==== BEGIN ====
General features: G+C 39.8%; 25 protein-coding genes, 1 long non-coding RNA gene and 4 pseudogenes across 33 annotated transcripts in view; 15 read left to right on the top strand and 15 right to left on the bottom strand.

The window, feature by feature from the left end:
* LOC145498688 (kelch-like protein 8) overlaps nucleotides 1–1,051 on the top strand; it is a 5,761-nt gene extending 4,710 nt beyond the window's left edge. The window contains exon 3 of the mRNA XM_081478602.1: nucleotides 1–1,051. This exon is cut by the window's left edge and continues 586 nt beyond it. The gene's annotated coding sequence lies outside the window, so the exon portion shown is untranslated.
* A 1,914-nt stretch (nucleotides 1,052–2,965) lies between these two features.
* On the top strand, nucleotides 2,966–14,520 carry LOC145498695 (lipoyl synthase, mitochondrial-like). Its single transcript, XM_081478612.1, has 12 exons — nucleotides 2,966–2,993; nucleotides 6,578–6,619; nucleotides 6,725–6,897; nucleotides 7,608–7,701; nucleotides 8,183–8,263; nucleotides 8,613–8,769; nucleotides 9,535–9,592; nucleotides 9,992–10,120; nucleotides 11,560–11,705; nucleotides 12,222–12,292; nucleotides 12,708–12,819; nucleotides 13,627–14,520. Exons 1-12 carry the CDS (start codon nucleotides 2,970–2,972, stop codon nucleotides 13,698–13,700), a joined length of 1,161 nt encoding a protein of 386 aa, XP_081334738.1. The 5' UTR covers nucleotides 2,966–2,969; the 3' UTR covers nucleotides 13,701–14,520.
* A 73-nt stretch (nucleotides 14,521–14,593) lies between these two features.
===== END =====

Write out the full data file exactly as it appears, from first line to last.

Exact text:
General features: G+C 39.8%; 25 protein-coding genes, 1 long non-coding RNA gene and 4 pseudogenes across 33 annotated transcripts in view; 15 read left to right on the top strand and 15 right to left on the bottom strand.

The window, feature by feature from the left end:
* LOC145498688 (kelch-like protein 8) overlaps nucleotides 1–1,051 on the top strand; it is a 5,761-nt gene extending 4,710 nt beyond the window's left edge. The window contains exon 3 of the mRNA XM_081478602.1: nucleotides 1–1,051. This exon is cut by the window's left edge and continues 586 nt beyond it. The gene's annotated coding sequence lies outside the window, so the exon portion shown is untranslated.
* A 1,914-nt stretch (nucleotides 1,052–2,965) lies between these two features.
* On the top strand, nucleotides 2,966–14,520 carry LOC145498695 (lipoyl synthase, mitochondrial-like). Its single transcript, XM_081478612.1, has 12 exons — nucleotides 2,966–2,993; nucleotides 6,578–6,619; nucleotides 6,725–6,897; nucleotides 7,608–7,701; nucleotides 8,183–8,263; nucleotides 8,613–8,769; nucleotides 9,535–9,592; nucleotides 9,992–10,120; nucleotides 11,560–11,705; nucleotides 12,222–12,292; nucleotides 12,708–12,819; nucleotides 13,627–14,520. Exons 1-12 carry the CDS (start codon nucleotides 2,970–2,972, stop codon nucleotides 13,698–13,700), a joined length of 1,161 nt encoding a protein of 386 aa, XP_081334738.1. The 5' UTR covers nucleotides 2,966–2,969; the 3' UTR covers nucleotides 13,701–14,520.
* A 73-nt stretch (nucleotides 14,521–14,593) lies between these two features.